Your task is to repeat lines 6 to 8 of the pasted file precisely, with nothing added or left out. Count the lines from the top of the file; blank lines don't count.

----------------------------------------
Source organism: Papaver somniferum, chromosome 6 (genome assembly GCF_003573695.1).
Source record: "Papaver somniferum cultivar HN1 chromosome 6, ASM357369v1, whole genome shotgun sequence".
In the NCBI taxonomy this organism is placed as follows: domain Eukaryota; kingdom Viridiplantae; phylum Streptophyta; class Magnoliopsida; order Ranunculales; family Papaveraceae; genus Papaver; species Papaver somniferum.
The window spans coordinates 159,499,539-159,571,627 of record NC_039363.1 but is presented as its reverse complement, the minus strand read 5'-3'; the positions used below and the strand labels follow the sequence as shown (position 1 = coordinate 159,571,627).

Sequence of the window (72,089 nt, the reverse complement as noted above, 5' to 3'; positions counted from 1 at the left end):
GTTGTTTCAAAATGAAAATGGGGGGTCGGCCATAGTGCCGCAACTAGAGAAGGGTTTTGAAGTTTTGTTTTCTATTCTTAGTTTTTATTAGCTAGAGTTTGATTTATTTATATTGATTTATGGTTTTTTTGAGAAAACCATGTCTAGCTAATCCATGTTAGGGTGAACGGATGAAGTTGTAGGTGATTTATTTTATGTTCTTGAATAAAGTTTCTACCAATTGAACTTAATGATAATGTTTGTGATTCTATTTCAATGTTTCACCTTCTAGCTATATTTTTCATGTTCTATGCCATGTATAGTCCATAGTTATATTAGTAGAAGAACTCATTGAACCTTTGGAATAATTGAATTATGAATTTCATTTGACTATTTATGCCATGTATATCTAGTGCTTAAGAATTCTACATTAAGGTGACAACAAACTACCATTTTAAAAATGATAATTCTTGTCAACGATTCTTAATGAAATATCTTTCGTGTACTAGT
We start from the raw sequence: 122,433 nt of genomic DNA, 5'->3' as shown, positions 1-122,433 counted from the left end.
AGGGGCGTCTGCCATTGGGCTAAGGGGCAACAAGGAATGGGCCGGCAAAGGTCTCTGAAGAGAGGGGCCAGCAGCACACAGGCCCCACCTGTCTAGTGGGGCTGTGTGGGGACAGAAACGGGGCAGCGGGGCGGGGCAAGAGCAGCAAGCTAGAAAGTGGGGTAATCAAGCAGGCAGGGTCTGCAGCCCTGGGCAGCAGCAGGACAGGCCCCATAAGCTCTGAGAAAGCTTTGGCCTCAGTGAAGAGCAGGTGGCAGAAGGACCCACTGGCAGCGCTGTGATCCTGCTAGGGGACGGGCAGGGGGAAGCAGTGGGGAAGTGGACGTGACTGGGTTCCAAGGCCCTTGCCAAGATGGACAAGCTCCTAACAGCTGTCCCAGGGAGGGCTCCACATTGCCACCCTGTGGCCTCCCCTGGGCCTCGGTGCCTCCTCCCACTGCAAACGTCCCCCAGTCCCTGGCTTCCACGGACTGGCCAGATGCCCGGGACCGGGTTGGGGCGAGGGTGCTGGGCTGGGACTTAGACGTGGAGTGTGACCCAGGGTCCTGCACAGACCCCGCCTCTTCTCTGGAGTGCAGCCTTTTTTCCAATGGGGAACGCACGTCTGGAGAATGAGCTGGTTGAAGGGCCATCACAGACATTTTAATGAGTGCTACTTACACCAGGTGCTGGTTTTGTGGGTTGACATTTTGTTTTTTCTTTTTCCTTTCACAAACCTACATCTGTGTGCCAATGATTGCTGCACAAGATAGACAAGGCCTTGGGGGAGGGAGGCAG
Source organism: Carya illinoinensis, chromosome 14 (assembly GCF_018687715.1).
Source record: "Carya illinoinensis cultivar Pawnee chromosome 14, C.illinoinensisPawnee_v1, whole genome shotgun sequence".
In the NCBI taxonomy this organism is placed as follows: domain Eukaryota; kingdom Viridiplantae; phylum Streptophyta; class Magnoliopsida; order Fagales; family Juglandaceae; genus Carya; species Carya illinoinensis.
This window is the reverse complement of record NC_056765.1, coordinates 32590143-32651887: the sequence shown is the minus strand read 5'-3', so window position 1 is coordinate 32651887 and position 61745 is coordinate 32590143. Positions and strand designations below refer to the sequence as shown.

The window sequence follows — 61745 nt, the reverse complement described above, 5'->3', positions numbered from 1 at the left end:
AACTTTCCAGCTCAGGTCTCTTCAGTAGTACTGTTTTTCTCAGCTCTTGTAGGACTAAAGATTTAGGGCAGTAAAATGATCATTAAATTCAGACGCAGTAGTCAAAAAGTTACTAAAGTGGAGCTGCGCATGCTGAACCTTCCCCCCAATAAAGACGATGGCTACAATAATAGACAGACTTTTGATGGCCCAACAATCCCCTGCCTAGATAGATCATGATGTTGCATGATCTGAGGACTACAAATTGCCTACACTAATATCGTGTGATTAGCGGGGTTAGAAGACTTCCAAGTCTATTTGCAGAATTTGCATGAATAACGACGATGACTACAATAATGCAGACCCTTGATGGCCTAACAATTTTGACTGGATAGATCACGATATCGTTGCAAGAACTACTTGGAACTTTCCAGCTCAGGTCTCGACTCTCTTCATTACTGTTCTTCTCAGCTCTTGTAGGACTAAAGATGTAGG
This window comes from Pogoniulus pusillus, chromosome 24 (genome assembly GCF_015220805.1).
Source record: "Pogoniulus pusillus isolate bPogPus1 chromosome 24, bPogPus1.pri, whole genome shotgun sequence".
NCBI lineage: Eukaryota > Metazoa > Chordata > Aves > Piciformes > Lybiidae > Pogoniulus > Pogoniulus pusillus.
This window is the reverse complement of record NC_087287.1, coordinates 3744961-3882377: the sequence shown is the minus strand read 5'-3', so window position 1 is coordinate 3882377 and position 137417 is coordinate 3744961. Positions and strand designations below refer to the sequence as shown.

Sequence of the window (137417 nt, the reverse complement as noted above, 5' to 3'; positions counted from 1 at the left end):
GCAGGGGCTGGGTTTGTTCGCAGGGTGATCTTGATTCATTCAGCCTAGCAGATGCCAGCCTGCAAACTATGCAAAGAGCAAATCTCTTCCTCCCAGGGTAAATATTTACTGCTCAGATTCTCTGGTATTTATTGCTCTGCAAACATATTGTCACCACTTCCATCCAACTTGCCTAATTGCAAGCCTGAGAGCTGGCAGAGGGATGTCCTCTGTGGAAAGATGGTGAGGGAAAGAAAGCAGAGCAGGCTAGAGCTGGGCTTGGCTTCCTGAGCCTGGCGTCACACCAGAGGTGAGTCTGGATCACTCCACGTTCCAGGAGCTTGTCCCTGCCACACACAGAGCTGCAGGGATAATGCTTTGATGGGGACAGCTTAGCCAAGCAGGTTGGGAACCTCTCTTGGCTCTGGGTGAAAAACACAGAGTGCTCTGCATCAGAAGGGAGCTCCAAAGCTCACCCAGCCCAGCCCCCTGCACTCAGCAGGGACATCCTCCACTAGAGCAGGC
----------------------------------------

GTTGTTTCAAAATGAAAATGGGGGGTCGGCCATAGTGCCGCAACTAGAGAAGGGTTTTGAAGTTTTGTTTTCTATTCTTAGTTTTTATTAGCTAGAGTTTGATTTATTTATATTGATTTATGGTTTTTTTGAGAAAACCATGTCTAGCTAATCCATGTTAGGGTGAACGGATGAAGTTGTAGGTGATTTATTTTATGTTCTTGAATAAAGTTTCTACCAATTGAACTTAATGATAATGTTTGTGATTCTATTTCAATGTTTCACCTTCTAGCTATATTTTTCATGTTCTATGCCATGTATAGTCCATAGTTATATTAGTAGAAGAACTCATTGAACCTTTGGAATAATTGAATTATGAATTTCATTTGACTATTTATGCCATGTATATCTAGTGCTTAAGAATTCTACATTAAGGTGACAACAAACTACCATTTTAAAAATGATAATTCTTGTCAACGATTCTTAATGAAATATCTTTCGTGTACTAGT
We start from the raw sequence: 122,433 nt of genomic DNA, 5'->3' as shown, positions 1-122,433 counted from the left end.
AGGGGCGTCTGCCATTGGGCTAAGGGGCAACAAGGAATGGGCCGGCAAAGGTCTCTGAAGAGAGGGGCCAGCAGCACACAGGCCCCACCTGTCTAGTGGGGCTGTGTGGGGACAGAAACGGGGCAGCGGGGCGGGGCAAGAGCAGCAAGCTAGAAAGTGGGGTAATCAAGCAGGCAGGGTCTGCAGCCCTGGGCAGCAGCAGGACAGGCCCCATAAGCTCTGAGAAAGCTTTGGCCTCAGTGAAGAGCAGGTGGCAGAAGGACCCACTGGCAGCGCTGTGATCCTGCTAGGGGACGGGCAGGGGGAAGCAGTGGGGAAGTGGACGTGACTGGGTTCCAAGGCCCTTGCCAAGATGGACAAGCTCCTAACAGCTGTCCCAGGGAGGGCTCCACATTGCCACCCTGTGGCCTCCCCTGGGCCTCGGTGCCTCCTCCCACTGCAAACGTCCCCCAGTCCCTGGCTTCCACGGACTGGCCAGATGCCCGGGACCGGGTTGGGGCGAGGGTGCTGGGCTGGGACTTAGACGTGGAGTGTGACCCAGGGTCCTGCACAGACCCCGCCTCTTCTCTGGAGTGCAGCCTTTTTTCCAATGGGGAACGCACGTCTGGAGAATGAGCTGGTTGAAGGGCCATCACAGACATTTTAATGAGTGCTACTTACACCAGGTGCTGGTTTTGTGGGTTGACATTTTGTTTTTTCTTTTTCCTTTCACAAACCTACATCTGTGTGCCAATGATTGCTGCACAAGATAGACAAGGCCTTGGGGGAGGGAGGCAG